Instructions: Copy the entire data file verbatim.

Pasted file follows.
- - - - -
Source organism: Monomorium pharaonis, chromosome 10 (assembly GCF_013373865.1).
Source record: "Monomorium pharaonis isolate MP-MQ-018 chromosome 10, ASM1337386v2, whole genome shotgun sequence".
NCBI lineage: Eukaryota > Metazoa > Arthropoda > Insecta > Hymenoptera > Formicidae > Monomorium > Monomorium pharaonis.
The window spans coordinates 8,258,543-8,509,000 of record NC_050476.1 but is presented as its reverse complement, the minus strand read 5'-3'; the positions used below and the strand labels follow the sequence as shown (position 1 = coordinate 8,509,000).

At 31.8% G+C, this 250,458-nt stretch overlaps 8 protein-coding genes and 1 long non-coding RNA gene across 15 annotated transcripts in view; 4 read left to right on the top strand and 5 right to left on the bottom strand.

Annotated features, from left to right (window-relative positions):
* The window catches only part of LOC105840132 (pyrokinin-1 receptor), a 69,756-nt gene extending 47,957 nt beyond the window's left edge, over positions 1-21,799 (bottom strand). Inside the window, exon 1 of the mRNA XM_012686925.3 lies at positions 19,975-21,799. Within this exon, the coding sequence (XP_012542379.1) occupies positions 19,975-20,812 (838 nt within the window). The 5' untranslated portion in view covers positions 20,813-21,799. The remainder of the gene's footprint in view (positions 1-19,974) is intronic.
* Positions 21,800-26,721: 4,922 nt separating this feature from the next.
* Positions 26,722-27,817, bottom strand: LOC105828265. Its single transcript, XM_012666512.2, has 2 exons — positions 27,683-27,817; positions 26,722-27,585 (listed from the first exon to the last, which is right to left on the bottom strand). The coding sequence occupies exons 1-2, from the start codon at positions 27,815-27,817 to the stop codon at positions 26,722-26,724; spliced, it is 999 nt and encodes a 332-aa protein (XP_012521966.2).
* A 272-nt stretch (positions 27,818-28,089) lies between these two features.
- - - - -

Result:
Source organism: Monomorium pharaonis, chromosome 10 (assembly GCF_013373865.1).
Source record: "Monomorium pharaonis isolate MP-MQ-018 chromosome 10, ASM1337386v2, whole genome shotgun sequence".
NCBI lineage: Eukaryota > Metazoa > Arthropoda > Insecta > Hymenoptera > Formicidae > Monomorium > Monomorium pharaonis.
The window spans coordinates 8,258,543-8,509,000 of record NC_050476.1 but is presented as its reverse complement, the minus strand read 5'-3'; the positions used below and the strand labels follow the sequence as shown (position 1 = coordinate 8,509,000).

At 31.8% G+C, this 250,458-nt stretch overlaps 8 protein-coding genes and 1 long non-coding RNA gene across 15 annotated transcripts in view; 4 read left to right on the top strand and 5 right to left on the bottom strand.

Annotated features, from left to right (window-relative positions):
* The window catches only part of LOC105840132 (pyrokinin-1 receptor), a 69,756-nt gene extending 47,957 nt beyond the window's left edge, over positions 1-21,799 (bottom strand). Inside the window, exon 1 of the mRNA XM_012686925.3 lies at positions 19,975-21,799. Within this exon, the coding sequence (XP_012542379.1) occupies positions 19,975-20,812 (838 nt within the window). The 5' untranslated portion in view covers positions 20,813-21,799. The remainder of the gene's footprint in view (positions 1-19,974) is intronic.
* Positions 21,800-26,721: 4,922 nt separating this feature from the next.
* Positions 26,722-27,817, bottom strand: LOC105828265. Its single transcript, XM_012666512.2, has 2 exons — positions 27,683-27,817; positions 26,722-27,585 (listed from the first exon to the last, which is right to left on the bottom strand). The coding sequence occupies exons 1-2, from the start codon at positions 27,815-27,817 to the stop codon at positions 26,722-26,724; spliced, it is 999 nt and encodes a 332-aa protein (XP_012521966.2).
* A 272-nt stretch (positions 27,818-28,089) lies between these two features.